To be clear, the Department of Health is the sponsoring Department for the inquiry, which will be entirely independent. It is yet to be determined who will oversee it. Clearly, having made the statement and expressed our intention to hold an inquiry, we need to consult to make sure that that inquiry reflects on and answers the hon. Gentleman’s questions. Central to that will be the need for it to be seen to be transparent, open and fully independent. Once it is established, the inquiry will be entirely removed from the Department of Health. That should be enough to inspire confidence, provided we get the consultation right so that we get the remit right.
Two of my constituents who were affected by this terrible tragedy have already contacted me with concerns about the Department of Health’s involvement in the inquiry. This is a unique situation, especially with respect to the time it has taken to bring forward the inquiry, and credit should go to the Government for announcing it. Nevertheless, it is incredibly important that justice is seen to be done, so will the Minister consult members of the all-party group on haemophilia and contaminated blood with regard to who she determines are the right people to oversee the scope of the inquiry?
I welcome the Government’s decision to hold this inquiry in response to the campaign led by my hon. Friend the Member for Kingston upon Hull North (Diana Johnson). I know that the Health Minister is acting in good faith, but over many years Department of Health officials have advised there is no need for the inquiry and no problem at the heart of the issue. Will she recognise that because of that it would have much greater credibility for many of those who have campaigned on this issue if the sponsoring Department were another Department—be it the Ministry of Justice or the Cabinet Office—if all the staff did not come from the Health Department, and if one of the other Departments could be involved in the consultation, the establishment and the remit. This is no criticism of her—I know she takes this very seriously—but I advise her to hand this one over to another Department and let them run with it instead.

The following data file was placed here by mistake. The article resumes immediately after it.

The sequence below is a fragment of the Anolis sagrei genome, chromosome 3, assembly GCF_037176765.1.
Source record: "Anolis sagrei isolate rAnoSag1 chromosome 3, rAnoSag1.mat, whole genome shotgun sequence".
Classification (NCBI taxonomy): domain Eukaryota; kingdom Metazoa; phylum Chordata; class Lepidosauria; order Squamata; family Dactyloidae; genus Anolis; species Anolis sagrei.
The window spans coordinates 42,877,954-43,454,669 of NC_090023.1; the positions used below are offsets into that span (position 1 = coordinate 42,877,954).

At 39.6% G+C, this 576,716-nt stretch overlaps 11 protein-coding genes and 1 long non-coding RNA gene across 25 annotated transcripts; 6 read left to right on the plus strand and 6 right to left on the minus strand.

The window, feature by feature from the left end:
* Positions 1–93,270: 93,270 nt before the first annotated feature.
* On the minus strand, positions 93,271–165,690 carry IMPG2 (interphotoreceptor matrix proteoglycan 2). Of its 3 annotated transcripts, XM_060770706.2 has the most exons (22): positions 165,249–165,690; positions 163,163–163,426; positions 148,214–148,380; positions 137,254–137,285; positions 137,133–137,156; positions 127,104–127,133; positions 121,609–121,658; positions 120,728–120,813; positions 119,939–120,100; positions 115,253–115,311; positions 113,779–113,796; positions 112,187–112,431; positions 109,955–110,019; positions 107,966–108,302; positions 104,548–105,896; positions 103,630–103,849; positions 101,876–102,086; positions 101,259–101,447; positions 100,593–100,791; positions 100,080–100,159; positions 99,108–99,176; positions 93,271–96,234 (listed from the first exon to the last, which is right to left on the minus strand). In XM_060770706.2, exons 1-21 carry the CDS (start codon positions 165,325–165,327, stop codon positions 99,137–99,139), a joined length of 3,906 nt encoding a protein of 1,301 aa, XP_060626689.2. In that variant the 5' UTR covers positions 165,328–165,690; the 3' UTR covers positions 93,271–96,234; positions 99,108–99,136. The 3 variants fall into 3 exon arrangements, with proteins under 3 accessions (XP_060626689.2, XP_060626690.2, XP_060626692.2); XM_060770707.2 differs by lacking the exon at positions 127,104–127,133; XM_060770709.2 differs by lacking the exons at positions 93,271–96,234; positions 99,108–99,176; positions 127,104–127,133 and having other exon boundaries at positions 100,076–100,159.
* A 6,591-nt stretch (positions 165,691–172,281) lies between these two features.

I understand the right hon. Lady’s point and I repeat that the Cabinet Office is closely involved with this at this stage. I think she would consider it most remiss of me were I not to take a close interest as this consultation is taken forward. I cannot say this enough: it is essential that the way in which the inquiry is established inspires confidence in the people affected, and that is what we are trying to achieve through the consultation. As I say, we want to hear from them and we are completely open-minded as to which Department takes responsibility. For now, I want to have those conversations because I want to understand their concerns with what has happened with the Department of Health. As a Minister, I need to give that challenge.
The letter from the hon. Member for Kingston upon Hull North (Diana Johnson) started by expressing gratitude to the Government for the progress made so far. That would have been welcome decades ago, but it is right to acknowledge it now. The letter included three practical points that it put perhaps slightly better than the shadow Minister. The machinery of government cannot work overnight normally and the questions and answers today will help the Government and the Prime Minister decide whether the right solution is, as has been suggested, having another Department or the Cabinet Office take on the consultation with the Department of Health helping as far as it can. The one point for the Department of Health now is whether it can guarantee the third point in the hon. Lady’s letter, which is that no records will be destroyed and that they will all be available to the inquiry.
I can certainly give my hon. Friend that commitment. Let me reiterate that we have made many documents available in public, all published, and I can give him every assurance that nothing will be destroyed. Having now taken the decision to hold an inquiry, we must get it right. I am happy to hear from hon. Members at any time if they have any specific concerns about whether they think evidence is being withheld, so that I can satisfy myself that that is not the case.